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Alpha, beta, and gamma

Research begun by people such as New Zealander Ernest Rutherford soon after the discovery of nuclear radiation indicated that different types of rays are emitted. Eventually, three types were distinguished and named alpha α size 12{ left (α right )} {} , beta β size 12{ left (β right )} {} , and gamma γ size 12{ left (γ right )} {} , because, like x-rays, their identities were initially unknown. [link] shows what happens if the rays are passed through a magnetic field. The γ size 12{γ} {} s are unaffected, while the α size 12{γ} {} s and β size 12{β} {} s are deflected in opposite directions, indicating the α size 12{α} {} s are positive, the β size 12{β} {} s negative, and the γ size 12{γ} {} s uncharged. Rutherford used both magnetic and electric fields to show that α size 12{α} {} s have a positive charge twice the magnitude of an electron, or + 2 q e size 12{+2 lline q rSub { size 8{e} } rline } {} . In the process, he found the α size 12{γ} {} s charge to mass ratio to be several thousand times smaller than the electron’s. Later on, Rutherford collected α size 12{γ} {} s from a radioactive source and passed an electric discharge through them, obtaining the spectrum of recently discovered helium gas. Among many important discoveries made by Rutherford and his collaborators was the proof that α size 12{γ} {} radiation is the emission of a helium nucleus . Rutherford won the Nobel Prize in chemistry in 1908 for his early work. He continued to make important contributions until his death in 1934.

The figure shows north and south poles of a magnet through which three rays labeled as alpha beta and gamma are passed. After passing through a magnetic field the alpha ray is slightly deflected toward the right. The beta ray is deflected toward the left and the gamma ray is not deflected.
Alpha, beta, and gamma rays are passed through a magnetic field on the way to a phosphorescent screen. The α size 12{γ} {} s and β size 12{β} {} s bend in opposite directions, while the γ size 12{γ} {} s are unaffected, indicating a positive charge for α size 12{γ} {} s, negative for β size 12{β} {} s, and neutral for γ size 12{γ} {} s. Consistent results are obtained with electric fields. Collection of the radiation offers further confirmation from the direct measurement of excess charge.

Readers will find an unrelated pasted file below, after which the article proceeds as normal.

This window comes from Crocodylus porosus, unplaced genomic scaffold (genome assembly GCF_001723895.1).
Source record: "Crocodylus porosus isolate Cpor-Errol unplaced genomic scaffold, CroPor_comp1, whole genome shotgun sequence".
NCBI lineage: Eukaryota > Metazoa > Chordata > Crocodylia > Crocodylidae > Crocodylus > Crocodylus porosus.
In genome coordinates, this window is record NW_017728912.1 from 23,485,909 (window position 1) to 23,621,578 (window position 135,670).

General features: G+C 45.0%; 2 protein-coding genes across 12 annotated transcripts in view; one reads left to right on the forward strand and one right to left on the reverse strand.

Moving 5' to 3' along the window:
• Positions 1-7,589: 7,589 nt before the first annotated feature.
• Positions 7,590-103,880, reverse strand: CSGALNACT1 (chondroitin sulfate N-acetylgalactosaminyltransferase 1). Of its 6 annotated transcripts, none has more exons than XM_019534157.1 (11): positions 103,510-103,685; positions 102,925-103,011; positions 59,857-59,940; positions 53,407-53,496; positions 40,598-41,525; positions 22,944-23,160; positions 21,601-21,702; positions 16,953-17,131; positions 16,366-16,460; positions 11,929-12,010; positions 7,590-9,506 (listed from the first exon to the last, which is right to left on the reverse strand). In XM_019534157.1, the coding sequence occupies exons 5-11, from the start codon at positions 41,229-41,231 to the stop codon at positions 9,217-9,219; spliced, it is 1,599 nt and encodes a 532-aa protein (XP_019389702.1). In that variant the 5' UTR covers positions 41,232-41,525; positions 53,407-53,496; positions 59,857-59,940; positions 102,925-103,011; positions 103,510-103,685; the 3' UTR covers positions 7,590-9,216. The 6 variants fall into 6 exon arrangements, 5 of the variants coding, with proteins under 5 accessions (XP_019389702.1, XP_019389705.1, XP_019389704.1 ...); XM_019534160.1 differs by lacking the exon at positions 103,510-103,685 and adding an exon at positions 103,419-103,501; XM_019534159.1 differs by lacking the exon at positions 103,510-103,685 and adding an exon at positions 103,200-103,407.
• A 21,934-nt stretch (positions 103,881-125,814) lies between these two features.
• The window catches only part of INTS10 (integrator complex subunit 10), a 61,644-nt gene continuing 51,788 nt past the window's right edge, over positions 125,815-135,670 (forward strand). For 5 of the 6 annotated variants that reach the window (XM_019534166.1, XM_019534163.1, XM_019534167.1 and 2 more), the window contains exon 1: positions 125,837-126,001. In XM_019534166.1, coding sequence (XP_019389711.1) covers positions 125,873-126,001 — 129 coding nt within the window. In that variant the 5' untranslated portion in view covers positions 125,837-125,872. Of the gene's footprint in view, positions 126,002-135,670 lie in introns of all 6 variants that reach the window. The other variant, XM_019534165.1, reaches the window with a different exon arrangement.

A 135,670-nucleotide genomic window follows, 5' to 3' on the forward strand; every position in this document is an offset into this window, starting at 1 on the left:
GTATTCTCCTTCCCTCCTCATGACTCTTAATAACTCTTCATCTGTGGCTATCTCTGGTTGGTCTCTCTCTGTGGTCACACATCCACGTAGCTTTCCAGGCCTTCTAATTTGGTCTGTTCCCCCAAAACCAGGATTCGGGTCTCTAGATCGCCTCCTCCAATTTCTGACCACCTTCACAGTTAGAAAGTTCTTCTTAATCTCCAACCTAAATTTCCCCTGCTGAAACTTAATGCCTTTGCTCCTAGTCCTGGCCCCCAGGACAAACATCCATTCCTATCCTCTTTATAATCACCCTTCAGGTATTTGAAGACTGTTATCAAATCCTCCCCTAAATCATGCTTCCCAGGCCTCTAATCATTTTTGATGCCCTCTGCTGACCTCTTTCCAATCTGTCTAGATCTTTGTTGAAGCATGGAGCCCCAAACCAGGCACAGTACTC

Other researchers had already proved that β size 12{β} {} s are negative and have the same mass and same charge-to-mass ratio as the recently discovered electron. By 1902, it was recognized that β size 12{β} {} radiation is the emission of an electron . Although β size 12{β} {} s are electrons, they do not exist in the nucleus before it decays and are not ejected atomic electrons—the electron is created in the nucleus at the instant of decay.

Since γ size 12{γ} {} s remain unaffected by electric and magnetic fields, it is natural to think they might be photons. Evidence for this grew, but it was not until 1914 that this was proved by Rutherford and collaborators. By scattering γ size 12{γ} {} radiation from a crystal and observing interference, they demonstrated that γ size 12{γ} {} radiation is the emission of a high-energy photon by a nucleus . In fact, γ size 12{γ} {} radiation comes from the de-excitation of a nucleus, just as an x ray comes from the de-excitation of an atom. The names " γ size 12{γ} {} ray" and "x ray" identify the source of the radiation. At the same energy, γ size 12{γ} {} rays and x rays are otherwise identical.

Properties of nuclear radiation
Type of Radiation Range
α size 12{α} {} -Particles A sheet of paper, a few cm of air, fractions of a mm of tissue
β size 12{β} {} -Particles A thin aluminum plate, or tens of cm of tissue
γ size 12{γ} {} Rays Several cm of lead or meters of concrete

Ionization and range

Two of the most important characteristics of α size 12{α} {} , β size 12{β} {} , and γ size 12{γ} {} rays were recognized very early. All three types of nuclear radiation produce ionization in materials, but they penetrate different distances in materials—that is, they have different ranges . Let us examine why they have these characteristics and what are some of the consequences.

Questions & Answers

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Source:  OpenStax, Concepts of physics. OpenStax CNX. Aug 25, 2015 Download for free at https://legacy.cnx.org/content/col11738/1.5
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